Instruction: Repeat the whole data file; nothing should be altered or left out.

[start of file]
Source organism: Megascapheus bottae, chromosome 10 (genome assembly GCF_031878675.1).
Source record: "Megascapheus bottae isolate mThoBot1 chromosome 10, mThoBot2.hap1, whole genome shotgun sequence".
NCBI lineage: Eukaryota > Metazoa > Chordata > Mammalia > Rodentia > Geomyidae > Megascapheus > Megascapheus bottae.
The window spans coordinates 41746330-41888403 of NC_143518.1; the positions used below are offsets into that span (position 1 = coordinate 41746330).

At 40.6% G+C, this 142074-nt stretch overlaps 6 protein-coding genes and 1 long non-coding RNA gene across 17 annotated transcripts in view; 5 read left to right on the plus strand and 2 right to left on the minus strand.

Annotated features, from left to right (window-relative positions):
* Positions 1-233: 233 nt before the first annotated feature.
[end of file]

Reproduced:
Source organism: Megascapheus bottae, chromosome 10 (genome assembly GCF_031878675.1).
Source record: "Megascapheus bottae isolate mThoBot1 chromosome 10, mThoBot2.hap1, whole genome shotgun sequence".
NCBI lineage: Eukaryota > Metazoa > Chordata > Mammalia > Rodentia > Geomyidae > Megascapheus > Megascapheus bottae.
The window spans coordinates 41746330-41888403 of NC_143518.1; the positions used below are offsets into that span (position 1 = coordinate 41746330).

At 40.6% G+C, this 142074-nt stretch overlaps 6 protein-coding genes and 1 long non-coding RNA gene across 17 annotated transcripts in view; 5 read left to right on the plus strand and 2 right to left on the minus strand.

Annotated features, from left to right (window-relative positions):
* Positions 1-233: 233 nt before the first annotated feature.